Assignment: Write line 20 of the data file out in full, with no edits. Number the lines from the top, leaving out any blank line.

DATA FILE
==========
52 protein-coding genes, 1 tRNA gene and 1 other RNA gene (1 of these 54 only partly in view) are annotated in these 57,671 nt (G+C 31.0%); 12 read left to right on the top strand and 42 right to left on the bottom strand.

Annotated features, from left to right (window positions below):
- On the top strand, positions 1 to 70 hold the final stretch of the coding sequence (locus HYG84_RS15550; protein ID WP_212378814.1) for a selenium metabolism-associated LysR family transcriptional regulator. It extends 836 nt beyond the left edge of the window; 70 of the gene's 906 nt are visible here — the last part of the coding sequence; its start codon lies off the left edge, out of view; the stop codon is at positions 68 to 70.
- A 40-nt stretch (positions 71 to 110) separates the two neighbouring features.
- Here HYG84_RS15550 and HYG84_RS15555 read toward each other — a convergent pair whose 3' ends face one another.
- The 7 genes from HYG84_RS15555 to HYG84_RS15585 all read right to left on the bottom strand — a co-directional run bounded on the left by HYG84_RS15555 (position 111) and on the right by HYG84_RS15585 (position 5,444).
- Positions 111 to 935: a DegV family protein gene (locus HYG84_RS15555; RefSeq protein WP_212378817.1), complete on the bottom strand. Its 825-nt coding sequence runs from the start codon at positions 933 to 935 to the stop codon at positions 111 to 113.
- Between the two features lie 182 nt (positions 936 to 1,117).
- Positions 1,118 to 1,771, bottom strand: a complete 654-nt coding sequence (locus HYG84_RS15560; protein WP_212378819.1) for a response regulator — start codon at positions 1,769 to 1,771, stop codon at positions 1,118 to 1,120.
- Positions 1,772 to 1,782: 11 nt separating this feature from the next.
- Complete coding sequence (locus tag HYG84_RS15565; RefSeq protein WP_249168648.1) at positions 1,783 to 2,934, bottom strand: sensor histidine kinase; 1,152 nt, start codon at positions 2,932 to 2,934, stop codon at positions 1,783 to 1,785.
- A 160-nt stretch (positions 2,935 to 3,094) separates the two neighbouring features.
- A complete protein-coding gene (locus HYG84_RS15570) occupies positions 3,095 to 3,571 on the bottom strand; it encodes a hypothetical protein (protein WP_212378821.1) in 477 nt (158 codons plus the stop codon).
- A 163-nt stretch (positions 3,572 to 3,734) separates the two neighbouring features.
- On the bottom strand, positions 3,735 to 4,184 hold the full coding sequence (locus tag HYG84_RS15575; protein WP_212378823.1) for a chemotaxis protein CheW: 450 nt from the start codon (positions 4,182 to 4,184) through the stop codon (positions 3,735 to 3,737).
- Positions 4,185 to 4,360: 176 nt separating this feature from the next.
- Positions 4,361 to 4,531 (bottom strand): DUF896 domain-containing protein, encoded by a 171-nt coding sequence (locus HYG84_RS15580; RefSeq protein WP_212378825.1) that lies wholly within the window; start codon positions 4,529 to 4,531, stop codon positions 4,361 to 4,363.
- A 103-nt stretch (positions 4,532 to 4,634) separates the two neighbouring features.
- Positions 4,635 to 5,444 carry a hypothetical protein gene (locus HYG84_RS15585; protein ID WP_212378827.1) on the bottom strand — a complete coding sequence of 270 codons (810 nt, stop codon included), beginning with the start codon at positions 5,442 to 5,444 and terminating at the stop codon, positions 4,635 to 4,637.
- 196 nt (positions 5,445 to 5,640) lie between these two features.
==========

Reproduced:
- 196 nt (positions 5,445 to 5,640) lie between these two features.